Has anyone sold a "fork" version of their software?


I created a SaaS that became quite popular over the weekend. I had a steady stream of users sign up and many are actually still using it (lots of folks who signed up out of curiosity).

Anyway, I received an email from a company that wants to "fork" my code. Basically, I would need to make some modifications and sell them the code. In addition, we would have a revenue sharing model for future profit.

With that said, how do I price out the software? Right now, I'm not charging a penny since I'm still working on additional features.

Their target market is completely different from mine.

Software LLC Saas Business

asked Jan 14 '12 at 01:54
177 points
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2 Answers


At this point I'd talk to lawyers. The target market they are in may be different from yours but the question is what would you do if they decide not to pay or how do you know that you actually making as much as you can make. Contract negotiation is an art wrapped in science that I have not been able to master yet.

You might want to determine the revenue they are planning to extract using your software and plan your fee plan accordingly. You also have to determine at what point the fork of your code doesn't resemble your code enough for them to say that it's not your code anymore and on top of it you might want to protect yourself from them entering your target market.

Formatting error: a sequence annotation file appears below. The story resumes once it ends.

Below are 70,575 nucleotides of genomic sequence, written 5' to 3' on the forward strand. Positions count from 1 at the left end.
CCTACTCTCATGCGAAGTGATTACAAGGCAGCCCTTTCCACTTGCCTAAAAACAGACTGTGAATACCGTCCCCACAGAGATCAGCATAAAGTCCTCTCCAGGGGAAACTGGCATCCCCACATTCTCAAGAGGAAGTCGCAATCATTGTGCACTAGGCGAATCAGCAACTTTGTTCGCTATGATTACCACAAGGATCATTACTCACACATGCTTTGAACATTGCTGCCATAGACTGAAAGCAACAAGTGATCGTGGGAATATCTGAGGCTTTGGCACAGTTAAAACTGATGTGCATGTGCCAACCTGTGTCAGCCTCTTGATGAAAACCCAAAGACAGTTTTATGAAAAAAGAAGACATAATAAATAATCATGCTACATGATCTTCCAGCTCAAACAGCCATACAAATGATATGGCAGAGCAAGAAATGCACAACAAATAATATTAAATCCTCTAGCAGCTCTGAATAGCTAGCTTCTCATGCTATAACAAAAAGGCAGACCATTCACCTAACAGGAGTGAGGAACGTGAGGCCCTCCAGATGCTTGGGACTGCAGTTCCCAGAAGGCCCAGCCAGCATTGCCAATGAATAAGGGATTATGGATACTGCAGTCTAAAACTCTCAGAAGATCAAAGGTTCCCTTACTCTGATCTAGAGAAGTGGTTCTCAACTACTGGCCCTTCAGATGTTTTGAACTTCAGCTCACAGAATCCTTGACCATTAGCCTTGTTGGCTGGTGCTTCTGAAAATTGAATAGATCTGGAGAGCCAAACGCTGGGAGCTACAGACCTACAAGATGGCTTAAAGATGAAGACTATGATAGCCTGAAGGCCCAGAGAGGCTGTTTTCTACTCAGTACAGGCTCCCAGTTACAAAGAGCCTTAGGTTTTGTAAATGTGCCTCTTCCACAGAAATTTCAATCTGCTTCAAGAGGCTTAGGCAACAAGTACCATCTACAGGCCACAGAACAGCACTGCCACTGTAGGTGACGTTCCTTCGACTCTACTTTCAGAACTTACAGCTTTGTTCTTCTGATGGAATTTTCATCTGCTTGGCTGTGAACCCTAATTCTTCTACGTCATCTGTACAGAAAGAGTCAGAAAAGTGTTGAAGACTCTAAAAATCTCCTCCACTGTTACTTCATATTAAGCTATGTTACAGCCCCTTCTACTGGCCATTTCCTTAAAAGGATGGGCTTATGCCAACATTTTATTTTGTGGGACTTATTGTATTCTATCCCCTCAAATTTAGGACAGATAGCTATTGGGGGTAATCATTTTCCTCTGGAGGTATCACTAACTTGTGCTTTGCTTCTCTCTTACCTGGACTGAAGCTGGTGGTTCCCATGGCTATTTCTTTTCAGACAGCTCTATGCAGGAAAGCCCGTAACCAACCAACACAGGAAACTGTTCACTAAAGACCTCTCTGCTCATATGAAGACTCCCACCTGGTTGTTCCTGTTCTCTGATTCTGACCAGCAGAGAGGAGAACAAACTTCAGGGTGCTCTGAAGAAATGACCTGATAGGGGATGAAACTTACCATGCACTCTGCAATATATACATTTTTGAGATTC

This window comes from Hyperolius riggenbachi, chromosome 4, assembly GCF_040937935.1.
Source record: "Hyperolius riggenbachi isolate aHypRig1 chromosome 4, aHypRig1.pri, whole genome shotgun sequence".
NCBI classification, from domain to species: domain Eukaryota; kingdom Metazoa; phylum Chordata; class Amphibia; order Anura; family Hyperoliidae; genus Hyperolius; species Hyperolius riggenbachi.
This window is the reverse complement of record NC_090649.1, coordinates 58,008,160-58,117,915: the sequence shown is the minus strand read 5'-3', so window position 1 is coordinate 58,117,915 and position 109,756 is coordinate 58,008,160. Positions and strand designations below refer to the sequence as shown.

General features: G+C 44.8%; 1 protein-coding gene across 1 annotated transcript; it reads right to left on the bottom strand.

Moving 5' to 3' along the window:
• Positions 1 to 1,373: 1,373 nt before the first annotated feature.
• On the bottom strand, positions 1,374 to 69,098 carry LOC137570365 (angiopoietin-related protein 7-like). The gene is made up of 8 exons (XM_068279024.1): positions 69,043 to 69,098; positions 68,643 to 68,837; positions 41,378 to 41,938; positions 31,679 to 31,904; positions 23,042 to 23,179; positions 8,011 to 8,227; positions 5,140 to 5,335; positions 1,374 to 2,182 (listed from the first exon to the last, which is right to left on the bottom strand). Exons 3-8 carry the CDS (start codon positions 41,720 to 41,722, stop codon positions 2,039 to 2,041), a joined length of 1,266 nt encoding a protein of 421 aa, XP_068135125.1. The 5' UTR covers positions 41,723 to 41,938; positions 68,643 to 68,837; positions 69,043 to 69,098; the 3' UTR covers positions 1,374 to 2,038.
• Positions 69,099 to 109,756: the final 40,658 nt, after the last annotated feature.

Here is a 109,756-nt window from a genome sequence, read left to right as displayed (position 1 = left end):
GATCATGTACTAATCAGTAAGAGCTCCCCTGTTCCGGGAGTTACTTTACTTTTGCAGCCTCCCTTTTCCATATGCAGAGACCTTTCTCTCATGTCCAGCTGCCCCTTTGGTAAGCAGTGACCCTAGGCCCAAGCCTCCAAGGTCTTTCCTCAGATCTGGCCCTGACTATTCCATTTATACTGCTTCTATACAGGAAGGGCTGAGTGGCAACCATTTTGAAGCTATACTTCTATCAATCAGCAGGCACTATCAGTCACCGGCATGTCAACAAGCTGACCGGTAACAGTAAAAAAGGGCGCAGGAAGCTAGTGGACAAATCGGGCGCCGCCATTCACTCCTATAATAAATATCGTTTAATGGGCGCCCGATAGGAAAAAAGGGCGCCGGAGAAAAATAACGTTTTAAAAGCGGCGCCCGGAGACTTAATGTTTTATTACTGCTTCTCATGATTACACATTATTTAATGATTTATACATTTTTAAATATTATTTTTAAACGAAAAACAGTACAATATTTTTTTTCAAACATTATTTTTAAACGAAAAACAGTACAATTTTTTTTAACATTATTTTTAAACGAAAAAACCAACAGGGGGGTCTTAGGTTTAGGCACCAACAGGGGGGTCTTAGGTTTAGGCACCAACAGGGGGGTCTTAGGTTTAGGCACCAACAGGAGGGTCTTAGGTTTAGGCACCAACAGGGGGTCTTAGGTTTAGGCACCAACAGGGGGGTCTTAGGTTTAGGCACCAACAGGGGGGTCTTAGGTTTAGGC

On that note the fact that someone is interested in your application it's great!

answered Jan 14 '12 at 08:40
1,779 points
  • Yea, I set up a meeting with a lawyer next week. The company is pushing for a price but I'm not comfortable discussing it until I learn what it is they plan on doing with it. I've also sent them an email in order to understand their motives. – Luckytaxi 12 years ago
  • Well.... Let me know if you get anywhere. Announcing your motivation or intention is giving someone a competitive edge. Noone likes it. – Karlson 12 years ago
  • You obviously can't give them a price until you know what modifications are necessary, and to know that you need to know more. (And you may be able to do additional modifications based on their target market). Their negotiator will try and get you to name a price first (in case you underestimate how much it is worth to them), and you will try to get them to name a price first (in case it is worth much more than you thought). – Mike 12 years ago
  • I would definitely think in terms of percentages not just fixed fees. You would probably want them to license it for $X initial dollars and Y% of sales annually or something like that. Would probably be most advantageous to you. – Ryan Doom 12 years ago


Just to add to Ryan Doom's point - given you're a fledgling start-up money up front is important to you, rather than revenues down the line. So I'd suggest a hybrid deal (once you've got the million-and-one other points agreed) and ask for an advance against royalties - that is a fee up front which is effectively a minimum guarantee for royalties. They account for the x% of royalties of any apps / products sold but don't owe you any further revenue share until they've effectively recouped their advance.

Good luck and hope it goes well!

answered Dec 1 '12 at 08:30
Traffic Cake
139 points

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